March 20, 2015  |  User Stories  |  By  |  0 Comments

User Stories: Claude Chew and his experience with Cytobank 4.2 release

Welcome to Cytobank User Stories, a series featuring interviews with Cytobank users on their research, scientific vision, and use of fluorescence and mass cytometry.

This week we interview Claude Chew, a Flow Cytometry Specialist Senior at University of Virginia in
Charlottesville, VA.  We asked Claude to share with us his favorite features from our 4.2 release and to describe how this release has helped to improve his scientific workflow.

What are you excited about in science? What is your scientific vision?
Claude Chew

Claude Chew
Flow Cytometry Specialist Senior at University of Virginia

My vision is to try to bring together the technical aspects of flow/mass cytometry with biology. My experience is that there is often a disconnect between the two. Hopefully there is a way to more fully integrate these aspects to make a fully-functioning unit that will be a powerful tool for looking into how life works at the single cell level! I’m particularly excited about recent developments in the field of high-dimensional analysis with the advent of the CyTOF and the data analysis platforms that have and continue to be generated to meet the challenge of ‘big data’.

What do you study?
As a core facility staff member, I have the opportunity to participate in general core activities such as instrument and data analysis assistance and training, advising users on experimental design, FACS for functional and genomic analyses of specific cell populations, instrument maintenance etc. However, I also have had the opportunity to be involved in our users’ research projects, particularly our CyTOF experiments. We have looked at different disease states and are trying to discern the heterogeneity and “symphonic” nature of up and down regulation of marker expression.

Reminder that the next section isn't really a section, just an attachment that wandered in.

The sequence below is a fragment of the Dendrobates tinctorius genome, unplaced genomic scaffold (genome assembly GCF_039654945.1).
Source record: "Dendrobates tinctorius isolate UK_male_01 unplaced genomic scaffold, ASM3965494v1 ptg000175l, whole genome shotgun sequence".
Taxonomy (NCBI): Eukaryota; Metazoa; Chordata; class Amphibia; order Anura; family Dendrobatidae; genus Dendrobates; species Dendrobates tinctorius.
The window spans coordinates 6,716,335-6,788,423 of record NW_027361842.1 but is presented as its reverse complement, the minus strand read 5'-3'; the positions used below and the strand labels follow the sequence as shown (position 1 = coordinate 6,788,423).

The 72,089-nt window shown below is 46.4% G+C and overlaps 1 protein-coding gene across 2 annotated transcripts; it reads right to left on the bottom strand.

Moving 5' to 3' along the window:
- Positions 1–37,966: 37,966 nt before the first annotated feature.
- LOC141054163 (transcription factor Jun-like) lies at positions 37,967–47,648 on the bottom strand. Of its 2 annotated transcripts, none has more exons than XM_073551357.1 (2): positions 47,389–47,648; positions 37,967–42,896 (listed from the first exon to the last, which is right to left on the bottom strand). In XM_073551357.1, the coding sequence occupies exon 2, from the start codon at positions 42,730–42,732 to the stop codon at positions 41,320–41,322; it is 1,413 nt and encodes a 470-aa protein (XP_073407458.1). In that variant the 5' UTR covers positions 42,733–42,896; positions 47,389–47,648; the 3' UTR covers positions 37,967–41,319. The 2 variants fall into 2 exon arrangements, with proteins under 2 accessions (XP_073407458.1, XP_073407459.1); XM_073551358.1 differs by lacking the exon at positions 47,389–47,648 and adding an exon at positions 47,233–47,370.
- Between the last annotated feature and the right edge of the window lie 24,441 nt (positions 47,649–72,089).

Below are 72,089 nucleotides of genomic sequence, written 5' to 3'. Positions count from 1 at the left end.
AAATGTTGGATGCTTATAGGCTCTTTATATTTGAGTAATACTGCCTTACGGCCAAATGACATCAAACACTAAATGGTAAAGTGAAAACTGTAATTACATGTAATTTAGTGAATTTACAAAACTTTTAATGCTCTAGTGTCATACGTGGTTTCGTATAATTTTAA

What’s your favorite thing about Cytobank?
My favorite thing about Cytobank is the ability to interrogate data in a wide variety of ways. It gives users a convenient, sharable location and toolset to visualize and manipulate data, particularly with the integration of viSNE and SPADE for high-dimensional data.
What feature in the 4.2 release did you enjoy the most? How will you use this to improve your analysis moving forward in your research?
My favorite feature was the ability to overlay dot plots. This will make analysis and comparison of viSNE maps between samples much easier to inspect for novel or previously unappreciated cell populations.

 

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